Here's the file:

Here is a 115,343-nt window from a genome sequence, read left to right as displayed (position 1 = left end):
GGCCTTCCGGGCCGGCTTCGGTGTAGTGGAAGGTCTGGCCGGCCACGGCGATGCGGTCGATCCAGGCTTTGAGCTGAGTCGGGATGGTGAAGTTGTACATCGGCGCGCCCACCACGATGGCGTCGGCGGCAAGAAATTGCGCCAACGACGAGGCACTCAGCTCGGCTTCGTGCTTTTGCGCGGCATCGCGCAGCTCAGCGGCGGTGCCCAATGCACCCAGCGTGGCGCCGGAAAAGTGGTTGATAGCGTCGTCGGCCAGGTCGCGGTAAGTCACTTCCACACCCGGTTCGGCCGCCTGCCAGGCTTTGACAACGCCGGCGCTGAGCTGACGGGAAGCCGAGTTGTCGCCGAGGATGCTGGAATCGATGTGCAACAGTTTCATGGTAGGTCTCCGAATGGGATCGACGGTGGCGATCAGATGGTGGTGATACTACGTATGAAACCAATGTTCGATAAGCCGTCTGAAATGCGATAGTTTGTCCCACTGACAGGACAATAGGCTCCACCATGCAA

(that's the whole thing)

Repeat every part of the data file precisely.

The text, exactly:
Here is a 115,343-nt window from a genome sequence, read left to right as displayed (position 1 = left end):
GGCCTTCCGGGCCGGCTTCGGTGTAGTGGAAGGTCTGGCCGGCCACGGCGATGCGGTCGATCCAGGCTTTGAGCTGAGTCGGGATGGTGAAGTTGTACATCGGCGCGCCCACCACGATGGCGTCGGCGGCAAGAAATTGCGCCAACGACGAGGCACTCAGCTCGGCTTCGTGCTTTTGCGCGGCATCGCGCAGCTCAGCGGCGGTGCCCAATGCACCCAGCGTGGCGCCGGAAAAGTGGTTGATAGCGTCGTCGGCCAGGTCGCGGTAAGTCACTTCCACACCCGGTTCGGCCGCCTGCCAGGCTTTGACAACGCCGGCGCTGAGCTGACGGGAAGCCGAGTTGTCGCCGAGGATGCTGGAATCGATGTGCAACAGTTTCATGGTAGGTCTCCGAATGGGATCGACGGTGGCGATCAGATGGTGGTGATACTACGTATGAAACCAATGTTCGATAAGCCGTCTGAAATGCGATAGTTTGTCCCACTGACAGGACAATAGGCTCCACCATGCAA